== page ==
While most pastoralists are keen to remove wild dogs from their properties, others are championing the dingo, saying it can help return the productivity of grazing lands.

Story Bron Willis  Photo Auscape/Alamy

Strung up on a tree near a station track, two dead dingoes sporting bullet wounds sway in the wind. It’s been decades since Wooleen Station owner David Pollock employed any shooters on his southern rangelands pastoral property in the Murchison, WA, so he reads the display as a message from a mystery local who doesn’t like David lauding the dingo as part of his sustainable cattle grazing operation.

“There’s a lot of emotion attached to dingoes,” David says. “The culture of the past is a slow-moving beast. We simply can’t recover the damage that’s been done to the rangelands, or maintain its productivity into the future without the dingo – we simply can’t do that.”

At the centre of David’s argument is the unmanaged grazing pressure applied by feral goats and kangaroos. A 1991 aerial survey by the Department of Agriculture found that livestock accounted for less than half of the total grazing pressure on the rangelands, with 61% being attributed to kangaroos and feral goats (49% from kangaroos and 12% from goats). 

David draws a correlation between periodically destocking, the return of perennial grasses at Wooleen and the return of the dingo (from about 2007), which David says resulted in a dramatic reduction in the unmanaged grazing pressure to about 5%. David says both the dingo and the grasses contribute to the long-term viability of grazing this country after 130 years of overgrazing.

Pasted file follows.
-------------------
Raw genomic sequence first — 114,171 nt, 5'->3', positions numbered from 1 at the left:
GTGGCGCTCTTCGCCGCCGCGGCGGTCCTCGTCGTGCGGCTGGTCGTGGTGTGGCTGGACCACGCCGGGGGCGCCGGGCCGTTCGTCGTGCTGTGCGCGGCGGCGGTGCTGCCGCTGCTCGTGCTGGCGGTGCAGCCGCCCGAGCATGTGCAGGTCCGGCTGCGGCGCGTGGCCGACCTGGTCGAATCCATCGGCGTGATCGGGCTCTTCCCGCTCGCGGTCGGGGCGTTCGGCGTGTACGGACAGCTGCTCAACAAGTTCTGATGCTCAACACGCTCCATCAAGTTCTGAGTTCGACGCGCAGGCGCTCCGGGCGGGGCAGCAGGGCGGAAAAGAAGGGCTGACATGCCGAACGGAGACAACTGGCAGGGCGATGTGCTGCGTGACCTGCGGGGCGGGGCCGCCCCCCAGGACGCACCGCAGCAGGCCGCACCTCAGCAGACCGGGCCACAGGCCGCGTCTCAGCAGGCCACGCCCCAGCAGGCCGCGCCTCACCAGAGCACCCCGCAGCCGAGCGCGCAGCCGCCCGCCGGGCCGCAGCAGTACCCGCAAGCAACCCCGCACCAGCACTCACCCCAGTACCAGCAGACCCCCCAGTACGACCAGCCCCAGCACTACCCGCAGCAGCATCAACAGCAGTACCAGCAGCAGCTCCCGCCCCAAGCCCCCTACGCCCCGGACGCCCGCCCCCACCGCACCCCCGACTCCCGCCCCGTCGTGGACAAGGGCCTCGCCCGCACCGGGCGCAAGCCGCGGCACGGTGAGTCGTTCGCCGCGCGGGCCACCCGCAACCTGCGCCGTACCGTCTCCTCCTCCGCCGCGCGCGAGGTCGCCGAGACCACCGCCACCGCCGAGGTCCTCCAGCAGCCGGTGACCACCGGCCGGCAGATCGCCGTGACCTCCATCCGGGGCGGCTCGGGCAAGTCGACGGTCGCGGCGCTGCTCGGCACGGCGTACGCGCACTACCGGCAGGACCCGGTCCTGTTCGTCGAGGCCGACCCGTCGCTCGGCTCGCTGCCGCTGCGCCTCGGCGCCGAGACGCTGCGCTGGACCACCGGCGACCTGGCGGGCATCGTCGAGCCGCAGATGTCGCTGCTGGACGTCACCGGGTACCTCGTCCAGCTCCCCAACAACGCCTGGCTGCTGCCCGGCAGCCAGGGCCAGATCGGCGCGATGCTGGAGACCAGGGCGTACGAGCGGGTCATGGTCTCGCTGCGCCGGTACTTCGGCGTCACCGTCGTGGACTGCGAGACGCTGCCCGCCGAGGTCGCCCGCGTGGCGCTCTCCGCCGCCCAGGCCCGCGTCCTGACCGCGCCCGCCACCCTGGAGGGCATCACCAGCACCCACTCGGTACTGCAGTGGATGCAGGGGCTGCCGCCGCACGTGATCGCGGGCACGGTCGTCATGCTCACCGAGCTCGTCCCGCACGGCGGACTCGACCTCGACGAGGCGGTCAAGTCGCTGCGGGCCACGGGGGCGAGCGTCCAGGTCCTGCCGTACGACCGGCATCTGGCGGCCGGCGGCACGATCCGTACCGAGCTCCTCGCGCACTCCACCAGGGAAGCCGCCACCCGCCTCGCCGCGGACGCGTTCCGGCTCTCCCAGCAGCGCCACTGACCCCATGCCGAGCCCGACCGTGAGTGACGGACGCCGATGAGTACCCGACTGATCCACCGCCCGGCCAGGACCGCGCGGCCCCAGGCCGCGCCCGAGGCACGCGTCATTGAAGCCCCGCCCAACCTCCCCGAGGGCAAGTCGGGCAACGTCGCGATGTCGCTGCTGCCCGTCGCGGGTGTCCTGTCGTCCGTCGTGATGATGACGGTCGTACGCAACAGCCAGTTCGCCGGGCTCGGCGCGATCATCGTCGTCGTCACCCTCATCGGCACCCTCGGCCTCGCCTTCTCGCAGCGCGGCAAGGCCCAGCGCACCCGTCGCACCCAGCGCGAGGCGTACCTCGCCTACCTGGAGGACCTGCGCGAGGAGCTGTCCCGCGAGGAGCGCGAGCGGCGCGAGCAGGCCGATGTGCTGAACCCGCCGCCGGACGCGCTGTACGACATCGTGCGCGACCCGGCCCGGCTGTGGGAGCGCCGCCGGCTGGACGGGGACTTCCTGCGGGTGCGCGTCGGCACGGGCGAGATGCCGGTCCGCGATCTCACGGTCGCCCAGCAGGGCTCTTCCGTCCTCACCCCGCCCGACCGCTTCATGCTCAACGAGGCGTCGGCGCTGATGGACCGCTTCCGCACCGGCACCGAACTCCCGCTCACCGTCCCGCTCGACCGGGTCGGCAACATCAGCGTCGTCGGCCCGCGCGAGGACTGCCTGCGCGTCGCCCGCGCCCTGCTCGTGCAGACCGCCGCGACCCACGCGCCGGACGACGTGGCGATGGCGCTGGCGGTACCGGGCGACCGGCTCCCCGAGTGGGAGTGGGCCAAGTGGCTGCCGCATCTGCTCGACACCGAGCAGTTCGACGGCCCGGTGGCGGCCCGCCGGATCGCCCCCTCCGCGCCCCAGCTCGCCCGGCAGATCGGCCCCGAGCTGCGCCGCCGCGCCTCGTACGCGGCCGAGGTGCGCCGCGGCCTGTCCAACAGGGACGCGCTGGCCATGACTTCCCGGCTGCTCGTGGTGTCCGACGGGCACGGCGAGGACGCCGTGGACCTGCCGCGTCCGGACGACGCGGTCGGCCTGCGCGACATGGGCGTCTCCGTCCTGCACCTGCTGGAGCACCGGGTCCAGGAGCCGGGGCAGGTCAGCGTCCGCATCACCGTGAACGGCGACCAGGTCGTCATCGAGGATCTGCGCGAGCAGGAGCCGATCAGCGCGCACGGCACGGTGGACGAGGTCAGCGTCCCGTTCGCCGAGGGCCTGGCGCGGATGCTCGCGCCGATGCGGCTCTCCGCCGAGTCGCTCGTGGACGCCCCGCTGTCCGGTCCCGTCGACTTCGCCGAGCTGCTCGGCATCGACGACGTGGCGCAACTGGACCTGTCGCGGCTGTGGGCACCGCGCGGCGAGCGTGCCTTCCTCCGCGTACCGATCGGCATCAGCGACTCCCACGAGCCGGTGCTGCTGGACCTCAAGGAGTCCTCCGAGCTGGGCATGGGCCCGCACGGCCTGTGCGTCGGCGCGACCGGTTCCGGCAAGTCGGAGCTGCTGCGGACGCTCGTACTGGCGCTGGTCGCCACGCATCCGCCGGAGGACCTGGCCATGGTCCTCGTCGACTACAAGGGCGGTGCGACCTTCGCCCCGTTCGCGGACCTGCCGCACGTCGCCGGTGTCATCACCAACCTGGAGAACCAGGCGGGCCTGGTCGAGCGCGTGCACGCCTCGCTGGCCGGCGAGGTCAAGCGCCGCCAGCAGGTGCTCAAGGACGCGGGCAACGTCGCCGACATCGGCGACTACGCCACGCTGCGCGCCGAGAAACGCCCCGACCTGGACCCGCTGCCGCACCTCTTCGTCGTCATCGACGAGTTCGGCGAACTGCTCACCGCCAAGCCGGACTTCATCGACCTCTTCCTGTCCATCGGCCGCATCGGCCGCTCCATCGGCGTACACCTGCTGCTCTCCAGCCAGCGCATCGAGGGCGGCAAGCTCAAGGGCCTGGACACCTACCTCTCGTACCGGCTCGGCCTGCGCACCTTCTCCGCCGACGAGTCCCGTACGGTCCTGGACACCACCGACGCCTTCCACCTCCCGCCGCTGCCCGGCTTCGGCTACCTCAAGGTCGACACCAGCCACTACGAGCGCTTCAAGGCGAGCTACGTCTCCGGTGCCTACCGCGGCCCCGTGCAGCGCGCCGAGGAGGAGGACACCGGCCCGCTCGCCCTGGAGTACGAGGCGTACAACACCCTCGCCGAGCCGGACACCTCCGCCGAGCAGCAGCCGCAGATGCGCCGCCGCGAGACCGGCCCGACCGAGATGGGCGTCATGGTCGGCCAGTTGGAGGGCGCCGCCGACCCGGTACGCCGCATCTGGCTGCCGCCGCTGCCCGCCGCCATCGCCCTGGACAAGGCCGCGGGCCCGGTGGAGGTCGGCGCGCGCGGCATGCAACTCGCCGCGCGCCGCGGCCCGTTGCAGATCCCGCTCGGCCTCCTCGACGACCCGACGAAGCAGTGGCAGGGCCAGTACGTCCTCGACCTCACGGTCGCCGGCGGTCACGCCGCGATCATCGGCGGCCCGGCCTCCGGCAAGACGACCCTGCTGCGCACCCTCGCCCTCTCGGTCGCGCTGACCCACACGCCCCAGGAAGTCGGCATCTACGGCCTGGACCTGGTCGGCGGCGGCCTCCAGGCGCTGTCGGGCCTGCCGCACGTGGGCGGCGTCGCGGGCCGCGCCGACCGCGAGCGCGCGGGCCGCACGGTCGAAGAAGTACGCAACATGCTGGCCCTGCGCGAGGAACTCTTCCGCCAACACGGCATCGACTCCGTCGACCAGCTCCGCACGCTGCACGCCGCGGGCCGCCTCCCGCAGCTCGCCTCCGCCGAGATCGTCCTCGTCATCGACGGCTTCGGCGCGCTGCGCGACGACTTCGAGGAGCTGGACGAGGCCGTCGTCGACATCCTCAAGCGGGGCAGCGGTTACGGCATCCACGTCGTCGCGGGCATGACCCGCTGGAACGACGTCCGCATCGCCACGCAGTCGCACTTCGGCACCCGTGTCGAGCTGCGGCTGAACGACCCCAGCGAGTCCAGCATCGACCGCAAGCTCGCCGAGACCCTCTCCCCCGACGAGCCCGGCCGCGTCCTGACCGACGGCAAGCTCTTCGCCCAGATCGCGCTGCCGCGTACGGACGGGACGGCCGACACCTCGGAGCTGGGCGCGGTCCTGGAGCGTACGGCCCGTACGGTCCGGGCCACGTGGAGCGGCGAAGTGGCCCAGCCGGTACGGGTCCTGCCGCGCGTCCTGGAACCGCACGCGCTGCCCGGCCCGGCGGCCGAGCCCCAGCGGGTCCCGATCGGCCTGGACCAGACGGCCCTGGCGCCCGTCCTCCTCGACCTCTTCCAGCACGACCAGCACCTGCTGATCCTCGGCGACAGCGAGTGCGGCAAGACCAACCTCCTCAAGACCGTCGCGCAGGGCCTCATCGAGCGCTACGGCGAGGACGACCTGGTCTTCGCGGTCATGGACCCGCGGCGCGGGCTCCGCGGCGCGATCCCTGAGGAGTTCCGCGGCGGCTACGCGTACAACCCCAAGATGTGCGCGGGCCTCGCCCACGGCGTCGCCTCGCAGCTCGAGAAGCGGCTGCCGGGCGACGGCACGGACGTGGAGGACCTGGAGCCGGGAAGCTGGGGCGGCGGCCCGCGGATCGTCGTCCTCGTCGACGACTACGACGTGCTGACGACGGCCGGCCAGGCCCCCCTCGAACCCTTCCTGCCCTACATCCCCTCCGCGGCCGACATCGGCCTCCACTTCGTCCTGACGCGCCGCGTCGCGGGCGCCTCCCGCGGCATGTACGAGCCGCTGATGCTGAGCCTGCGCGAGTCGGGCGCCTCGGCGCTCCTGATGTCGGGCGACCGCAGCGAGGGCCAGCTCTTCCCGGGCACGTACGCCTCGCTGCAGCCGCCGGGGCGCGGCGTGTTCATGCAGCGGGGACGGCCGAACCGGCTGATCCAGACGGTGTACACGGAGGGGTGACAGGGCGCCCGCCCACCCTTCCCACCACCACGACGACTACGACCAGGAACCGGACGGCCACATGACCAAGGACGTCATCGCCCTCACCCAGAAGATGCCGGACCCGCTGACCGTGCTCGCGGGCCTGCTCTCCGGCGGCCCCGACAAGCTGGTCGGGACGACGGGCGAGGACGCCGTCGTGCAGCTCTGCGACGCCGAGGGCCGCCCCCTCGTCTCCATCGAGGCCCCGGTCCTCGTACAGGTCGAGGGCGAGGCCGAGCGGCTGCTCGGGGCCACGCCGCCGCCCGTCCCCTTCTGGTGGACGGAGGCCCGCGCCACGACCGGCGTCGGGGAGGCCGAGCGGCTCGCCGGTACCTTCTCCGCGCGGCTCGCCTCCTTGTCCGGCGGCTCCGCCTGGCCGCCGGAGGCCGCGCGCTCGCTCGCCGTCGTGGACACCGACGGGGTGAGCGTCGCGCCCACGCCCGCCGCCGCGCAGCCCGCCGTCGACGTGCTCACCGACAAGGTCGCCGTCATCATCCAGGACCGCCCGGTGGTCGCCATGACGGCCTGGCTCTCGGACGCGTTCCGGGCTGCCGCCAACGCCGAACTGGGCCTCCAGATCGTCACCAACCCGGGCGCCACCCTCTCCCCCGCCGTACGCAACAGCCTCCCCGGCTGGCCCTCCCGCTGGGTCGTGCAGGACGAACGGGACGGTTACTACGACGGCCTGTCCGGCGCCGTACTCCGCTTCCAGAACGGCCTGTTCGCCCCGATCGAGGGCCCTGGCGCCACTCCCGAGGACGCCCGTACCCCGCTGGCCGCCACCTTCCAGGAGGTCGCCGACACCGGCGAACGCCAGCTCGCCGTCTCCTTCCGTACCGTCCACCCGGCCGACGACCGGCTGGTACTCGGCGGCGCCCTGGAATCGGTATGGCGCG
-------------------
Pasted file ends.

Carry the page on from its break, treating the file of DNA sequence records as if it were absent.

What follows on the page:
He is one of five landholders who drive Landholders for Dingoes, a group which “regards dingoes as important in maintaining both landscape-based livelihoods and the environmental health of Australian landscapes”. The group includes Gill Campbell, who owns and manages 13,000ha Claravale Station, north of Mitchell in south-western Queensland. Gill allows dingoes to control their own populations at Claravale and reports that after the cessation of indiscriminate dingo control, “incidents of killing and injury to cattle has greatly reduced”.

But not all agree with the dingo-friendly approach. While David enjoys the benefits dingoes bring, neighbours curse the animal for the havoc it wreaks.

“It’s quite devastating the damage they can inflict upon your flock,” says Bob Grinham, manager of Meka station, 80km to the south-east of Wooleen, where dingoes were a large factor in a 2019 decision to change from sheep to cattle. “Some of the injuries are horrific.” 

This story excerpt is from Issue #146

Outback Magazine: December/January 2023